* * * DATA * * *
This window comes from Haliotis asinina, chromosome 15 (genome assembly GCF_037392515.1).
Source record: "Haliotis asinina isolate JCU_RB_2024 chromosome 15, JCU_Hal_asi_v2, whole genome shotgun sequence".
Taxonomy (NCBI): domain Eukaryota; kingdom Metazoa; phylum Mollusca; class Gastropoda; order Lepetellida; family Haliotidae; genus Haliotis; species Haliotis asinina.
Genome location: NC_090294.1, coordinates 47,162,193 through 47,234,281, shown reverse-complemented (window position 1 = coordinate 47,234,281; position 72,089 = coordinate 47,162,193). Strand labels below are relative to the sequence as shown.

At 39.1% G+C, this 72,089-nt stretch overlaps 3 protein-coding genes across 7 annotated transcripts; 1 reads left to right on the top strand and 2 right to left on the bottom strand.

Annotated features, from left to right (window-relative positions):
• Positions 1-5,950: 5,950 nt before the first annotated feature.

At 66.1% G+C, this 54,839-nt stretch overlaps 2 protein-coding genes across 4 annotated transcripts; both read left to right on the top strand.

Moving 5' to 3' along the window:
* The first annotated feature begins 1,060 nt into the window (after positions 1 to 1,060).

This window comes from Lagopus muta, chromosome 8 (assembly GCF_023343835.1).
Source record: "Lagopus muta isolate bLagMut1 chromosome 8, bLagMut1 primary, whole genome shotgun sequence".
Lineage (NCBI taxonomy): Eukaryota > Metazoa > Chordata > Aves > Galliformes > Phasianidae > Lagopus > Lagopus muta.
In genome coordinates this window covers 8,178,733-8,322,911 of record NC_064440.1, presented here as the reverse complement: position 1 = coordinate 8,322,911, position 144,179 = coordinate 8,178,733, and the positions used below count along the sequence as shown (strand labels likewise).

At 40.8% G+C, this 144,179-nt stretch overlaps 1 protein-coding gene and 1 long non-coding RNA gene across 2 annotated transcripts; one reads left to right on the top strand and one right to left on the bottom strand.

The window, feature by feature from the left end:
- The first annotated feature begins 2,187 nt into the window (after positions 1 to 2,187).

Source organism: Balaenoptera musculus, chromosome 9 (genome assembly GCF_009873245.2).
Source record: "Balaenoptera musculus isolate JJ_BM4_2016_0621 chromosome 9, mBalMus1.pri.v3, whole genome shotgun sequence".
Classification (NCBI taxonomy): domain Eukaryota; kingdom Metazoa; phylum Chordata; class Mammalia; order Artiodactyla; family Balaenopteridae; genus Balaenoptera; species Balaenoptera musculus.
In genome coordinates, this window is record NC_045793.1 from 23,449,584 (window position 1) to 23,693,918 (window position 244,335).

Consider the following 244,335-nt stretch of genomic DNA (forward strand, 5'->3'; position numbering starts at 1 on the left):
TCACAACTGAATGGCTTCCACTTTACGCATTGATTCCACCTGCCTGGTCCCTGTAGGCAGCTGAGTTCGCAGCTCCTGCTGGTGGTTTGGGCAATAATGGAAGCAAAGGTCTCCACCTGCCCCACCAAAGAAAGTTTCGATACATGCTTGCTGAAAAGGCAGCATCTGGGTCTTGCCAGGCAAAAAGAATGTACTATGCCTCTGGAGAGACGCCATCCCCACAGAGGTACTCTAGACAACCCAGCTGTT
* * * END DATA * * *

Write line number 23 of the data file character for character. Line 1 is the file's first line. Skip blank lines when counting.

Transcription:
TCACAACTGAATGGCTTCCACTTTACGCATTGATTCCACCTGCCTGGTCCCTGTAGGCAGCTGAGTTCGCAGCTCCTGCTGGTGGTTTGGGCAATAATGGAAGCAAAGGTCTCCACCTGCCCCACCAAAGAAAGTTTCGATACATGCTTGCTGAAAAGGCAGCATCTGGGTCTTGCCAGGCAAAAAGAATGTACTATGCCTCTGGAGAGACGCCATCCCCACAGAGGTACTCTAGACAACCCAGCTGTT